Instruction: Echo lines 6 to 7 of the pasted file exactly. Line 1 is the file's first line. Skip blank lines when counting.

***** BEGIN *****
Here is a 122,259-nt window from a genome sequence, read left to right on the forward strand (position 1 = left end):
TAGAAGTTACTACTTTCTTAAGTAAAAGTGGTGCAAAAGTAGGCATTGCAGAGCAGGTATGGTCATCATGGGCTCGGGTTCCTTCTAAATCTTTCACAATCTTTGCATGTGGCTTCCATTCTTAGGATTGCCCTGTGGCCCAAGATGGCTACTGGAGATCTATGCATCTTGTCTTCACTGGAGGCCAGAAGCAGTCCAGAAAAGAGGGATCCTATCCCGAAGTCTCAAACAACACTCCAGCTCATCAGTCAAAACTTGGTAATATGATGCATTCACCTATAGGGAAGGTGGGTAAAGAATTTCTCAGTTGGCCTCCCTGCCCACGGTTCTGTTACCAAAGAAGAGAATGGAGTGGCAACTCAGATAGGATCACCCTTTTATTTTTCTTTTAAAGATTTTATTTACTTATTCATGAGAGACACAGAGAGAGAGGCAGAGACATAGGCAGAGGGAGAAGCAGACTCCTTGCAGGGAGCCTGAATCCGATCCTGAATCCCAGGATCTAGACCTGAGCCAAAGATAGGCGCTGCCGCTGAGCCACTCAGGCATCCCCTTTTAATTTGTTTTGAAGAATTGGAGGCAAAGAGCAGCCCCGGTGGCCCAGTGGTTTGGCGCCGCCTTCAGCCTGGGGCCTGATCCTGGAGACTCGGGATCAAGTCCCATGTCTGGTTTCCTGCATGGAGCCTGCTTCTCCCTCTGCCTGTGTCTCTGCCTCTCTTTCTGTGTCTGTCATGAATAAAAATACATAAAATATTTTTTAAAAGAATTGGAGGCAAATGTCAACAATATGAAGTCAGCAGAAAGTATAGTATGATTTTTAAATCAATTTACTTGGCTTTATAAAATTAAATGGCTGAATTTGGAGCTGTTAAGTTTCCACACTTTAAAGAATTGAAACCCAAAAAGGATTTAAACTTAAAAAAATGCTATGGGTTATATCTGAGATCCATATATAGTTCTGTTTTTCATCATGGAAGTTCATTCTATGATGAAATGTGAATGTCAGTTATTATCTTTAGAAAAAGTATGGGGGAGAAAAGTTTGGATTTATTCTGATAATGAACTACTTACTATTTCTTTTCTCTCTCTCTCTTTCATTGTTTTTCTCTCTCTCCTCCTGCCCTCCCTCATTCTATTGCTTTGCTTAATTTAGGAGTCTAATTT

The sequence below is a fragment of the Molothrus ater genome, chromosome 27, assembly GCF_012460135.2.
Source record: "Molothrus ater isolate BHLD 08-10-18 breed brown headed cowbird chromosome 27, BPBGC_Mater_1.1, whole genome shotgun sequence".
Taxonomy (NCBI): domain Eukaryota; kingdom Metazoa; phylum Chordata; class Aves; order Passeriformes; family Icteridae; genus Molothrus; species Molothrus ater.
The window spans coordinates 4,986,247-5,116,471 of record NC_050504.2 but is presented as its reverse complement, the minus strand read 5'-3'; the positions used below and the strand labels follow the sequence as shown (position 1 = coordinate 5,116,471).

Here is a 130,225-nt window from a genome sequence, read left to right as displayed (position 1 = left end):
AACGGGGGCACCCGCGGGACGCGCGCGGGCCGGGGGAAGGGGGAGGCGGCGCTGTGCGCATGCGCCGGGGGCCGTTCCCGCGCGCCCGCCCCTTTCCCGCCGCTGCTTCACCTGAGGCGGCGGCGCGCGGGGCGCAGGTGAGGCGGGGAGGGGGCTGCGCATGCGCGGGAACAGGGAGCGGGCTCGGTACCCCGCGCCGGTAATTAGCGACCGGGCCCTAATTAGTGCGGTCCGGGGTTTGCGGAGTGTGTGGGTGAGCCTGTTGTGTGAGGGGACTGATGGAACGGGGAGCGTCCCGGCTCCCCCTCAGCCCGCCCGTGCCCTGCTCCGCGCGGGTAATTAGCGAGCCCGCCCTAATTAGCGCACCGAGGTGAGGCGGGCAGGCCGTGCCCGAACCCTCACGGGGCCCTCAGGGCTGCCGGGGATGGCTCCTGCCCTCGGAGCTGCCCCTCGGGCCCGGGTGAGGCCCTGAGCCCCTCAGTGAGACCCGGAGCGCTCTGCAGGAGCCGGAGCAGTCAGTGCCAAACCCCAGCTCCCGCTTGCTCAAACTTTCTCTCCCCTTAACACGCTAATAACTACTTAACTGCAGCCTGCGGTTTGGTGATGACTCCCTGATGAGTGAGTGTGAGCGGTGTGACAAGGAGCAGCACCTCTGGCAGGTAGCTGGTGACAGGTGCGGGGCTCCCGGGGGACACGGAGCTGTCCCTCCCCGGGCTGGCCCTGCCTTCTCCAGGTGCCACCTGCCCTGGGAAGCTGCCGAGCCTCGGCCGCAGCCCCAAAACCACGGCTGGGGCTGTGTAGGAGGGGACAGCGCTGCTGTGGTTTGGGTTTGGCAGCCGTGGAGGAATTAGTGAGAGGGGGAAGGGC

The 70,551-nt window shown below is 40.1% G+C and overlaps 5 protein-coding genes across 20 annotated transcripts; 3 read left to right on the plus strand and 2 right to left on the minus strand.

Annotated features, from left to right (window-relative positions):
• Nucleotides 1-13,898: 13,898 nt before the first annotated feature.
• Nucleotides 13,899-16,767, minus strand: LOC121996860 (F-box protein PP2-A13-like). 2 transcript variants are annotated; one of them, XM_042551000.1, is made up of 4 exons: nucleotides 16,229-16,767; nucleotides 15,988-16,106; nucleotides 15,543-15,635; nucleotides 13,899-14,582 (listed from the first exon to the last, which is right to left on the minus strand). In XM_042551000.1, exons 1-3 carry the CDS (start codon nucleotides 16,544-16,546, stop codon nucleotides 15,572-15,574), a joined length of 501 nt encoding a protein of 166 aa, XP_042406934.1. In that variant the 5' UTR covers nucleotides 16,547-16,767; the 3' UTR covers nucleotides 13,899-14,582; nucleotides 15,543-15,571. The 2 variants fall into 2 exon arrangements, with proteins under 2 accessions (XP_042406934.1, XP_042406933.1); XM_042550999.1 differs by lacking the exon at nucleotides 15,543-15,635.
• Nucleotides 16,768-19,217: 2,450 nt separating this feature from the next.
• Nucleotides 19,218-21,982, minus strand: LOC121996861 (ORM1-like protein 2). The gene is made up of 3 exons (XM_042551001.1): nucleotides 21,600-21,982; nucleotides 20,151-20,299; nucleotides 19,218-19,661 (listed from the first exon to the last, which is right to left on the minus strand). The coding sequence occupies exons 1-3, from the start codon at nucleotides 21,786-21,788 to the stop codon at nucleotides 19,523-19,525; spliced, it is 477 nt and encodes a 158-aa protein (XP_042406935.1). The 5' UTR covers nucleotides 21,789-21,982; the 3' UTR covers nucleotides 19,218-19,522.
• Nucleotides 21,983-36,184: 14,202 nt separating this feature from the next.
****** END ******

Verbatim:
The window spans coordinates 4,986,247-5,116,471 of record NC_050504.2 but is presented as its reverse complement, the minus strand read 5'-3'; the positions used below and the strand labels follow the sequence as shown (position 1 = coordinate 5,116,471).

Here is a 130,225-nt window from a genome sequence, read left to right as displayed (position 1 = left end):